It’s too dark out.

I’m still messing with the light meter settings for the early morning hours. I am for now avoiding low light situations but there is a slight merging of dark and light that lasts for nearly an hour. During that time I need to set the camera to over expose just a bit, this morning I set it on +1/2 and it seemed to help. However I still got an image of black birds on a solid blue background.

This flock is illuminated nearly correctly as the colors and details are almost visible. Mount Diablo in the distance is how I like it to appear when used as a backdrop. But unfortunately I believe it creates a lighter area behind dark subjects. If I had set the white balance to +1 it may have turned out brighter.

After roughing it up in the editor this image resulted in being usable for my blogs. One of the criteria is the subjects must be distinguishable, if I look at one of my images wondering what I’m seeing it’s a major red flag. But this one ended up just alright, I will be able to use it.

The Cormorant on the other hand caught the light of the rising Sun at the most opportune time. It was just rising with a sliver of rays pouring over the horizon. The Golden Cast of light reflected off of the wet plumage coloring the light areas Gold. Still the bright blue background remains but curiously it did not overcome the bird resulting in turning it pitch black. Perhaps the +1/2 was just right for this image but for the previous Curlew photo it was not. My question is now if I will have to change the setting between shots. But more than that I have a hefty learning curve to determine what dictates changing it. It may be all I have to do is change the position of my camera from the porch to the top of the levee. I talked to our neighborhood contractor about building a landing for my wheelchair at the end of the ramp to offer me more options in changing positions.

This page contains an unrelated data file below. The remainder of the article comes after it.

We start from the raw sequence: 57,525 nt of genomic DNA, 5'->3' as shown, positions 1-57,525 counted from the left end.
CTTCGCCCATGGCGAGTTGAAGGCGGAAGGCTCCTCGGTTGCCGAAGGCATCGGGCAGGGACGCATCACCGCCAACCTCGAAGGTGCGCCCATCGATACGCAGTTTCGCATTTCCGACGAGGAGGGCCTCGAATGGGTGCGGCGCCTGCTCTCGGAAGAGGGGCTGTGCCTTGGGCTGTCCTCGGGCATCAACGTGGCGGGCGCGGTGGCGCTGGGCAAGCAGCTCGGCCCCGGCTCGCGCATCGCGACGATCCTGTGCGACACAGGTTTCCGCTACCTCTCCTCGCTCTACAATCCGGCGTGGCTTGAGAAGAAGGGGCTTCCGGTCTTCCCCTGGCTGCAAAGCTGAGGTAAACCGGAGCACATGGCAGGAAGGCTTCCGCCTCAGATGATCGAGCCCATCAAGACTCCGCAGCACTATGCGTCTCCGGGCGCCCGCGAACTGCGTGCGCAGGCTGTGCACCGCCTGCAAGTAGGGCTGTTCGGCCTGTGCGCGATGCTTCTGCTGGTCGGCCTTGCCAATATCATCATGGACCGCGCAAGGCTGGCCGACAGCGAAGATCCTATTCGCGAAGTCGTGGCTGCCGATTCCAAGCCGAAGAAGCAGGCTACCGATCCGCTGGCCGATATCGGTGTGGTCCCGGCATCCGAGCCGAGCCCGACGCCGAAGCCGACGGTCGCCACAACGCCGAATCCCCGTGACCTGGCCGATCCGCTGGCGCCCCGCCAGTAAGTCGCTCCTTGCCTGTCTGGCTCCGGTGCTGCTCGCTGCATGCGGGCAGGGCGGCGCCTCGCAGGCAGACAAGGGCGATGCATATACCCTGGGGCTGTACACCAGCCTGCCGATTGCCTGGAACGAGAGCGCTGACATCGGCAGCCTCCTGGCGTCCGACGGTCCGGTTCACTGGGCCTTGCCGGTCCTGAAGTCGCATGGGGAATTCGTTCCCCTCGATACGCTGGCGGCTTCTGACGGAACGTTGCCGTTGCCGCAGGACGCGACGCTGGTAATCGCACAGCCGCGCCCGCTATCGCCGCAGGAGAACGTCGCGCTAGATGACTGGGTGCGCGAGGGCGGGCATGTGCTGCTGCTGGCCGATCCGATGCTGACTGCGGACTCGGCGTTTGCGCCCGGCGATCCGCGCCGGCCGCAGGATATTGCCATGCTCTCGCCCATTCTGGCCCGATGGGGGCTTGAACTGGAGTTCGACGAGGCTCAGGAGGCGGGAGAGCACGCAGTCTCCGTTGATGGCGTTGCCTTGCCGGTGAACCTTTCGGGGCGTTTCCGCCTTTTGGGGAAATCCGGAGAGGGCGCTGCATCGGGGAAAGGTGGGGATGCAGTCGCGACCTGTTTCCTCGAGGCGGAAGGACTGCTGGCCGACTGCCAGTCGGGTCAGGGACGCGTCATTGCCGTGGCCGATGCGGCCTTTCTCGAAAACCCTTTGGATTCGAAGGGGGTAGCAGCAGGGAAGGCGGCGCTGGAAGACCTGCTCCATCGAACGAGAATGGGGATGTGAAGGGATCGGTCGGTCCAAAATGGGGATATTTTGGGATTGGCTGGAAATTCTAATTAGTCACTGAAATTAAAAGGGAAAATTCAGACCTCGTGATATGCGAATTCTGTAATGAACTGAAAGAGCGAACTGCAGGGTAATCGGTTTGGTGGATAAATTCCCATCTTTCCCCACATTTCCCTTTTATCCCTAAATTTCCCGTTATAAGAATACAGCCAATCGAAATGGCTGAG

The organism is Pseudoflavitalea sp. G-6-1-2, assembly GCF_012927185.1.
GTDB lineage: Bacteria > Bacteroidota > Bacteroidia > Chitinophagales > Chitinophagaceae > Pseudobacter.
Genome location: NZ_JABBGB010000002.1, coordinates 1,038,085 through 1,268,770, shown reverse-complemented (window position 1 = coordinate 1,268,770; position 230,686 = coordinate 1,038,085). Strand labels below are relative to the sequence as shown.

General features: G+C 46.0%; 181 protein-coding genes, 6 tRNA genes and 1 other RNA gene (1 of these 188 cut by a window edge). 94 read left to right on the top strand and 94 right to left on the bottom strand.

I shot this image of a Mud-hen from that position, it ended up soft but usable. It may be the angle of the camera to the Sun even though I was in the shade while the bird was in the morning Sun. It’s obvious the light is reflected off of the birds head at about the same angle as the Cormorant while the Curlew photo was more of a dead on light. An angle light seems to allow for more reflection as long as the feathers of the bird will reflect. One other consideration is the higher the ISO the brighter the image, I could conceivably control the light and dark in that manner; we’ll see.

Tomorrow I shall set the light meter to +1 until I get the ISO down from 2200 to around 800. At that point I will set it at 0, the shutter speed will be advancing to the faster side as well. When I get the ISO down to 320 with the shutter speed around 500-800 exposure will return to normal and I will make a decision whether to go all the way to ISO 100. Which at that time I will gladly do because there are two benefits for a lower setting. The first is it affords more detail and two the background noise will be a none issue. In fact the static doesn’t become noticeable until I am above 800 which is easily repaired in the editor.

Jacques Lebec Flutter Shutter

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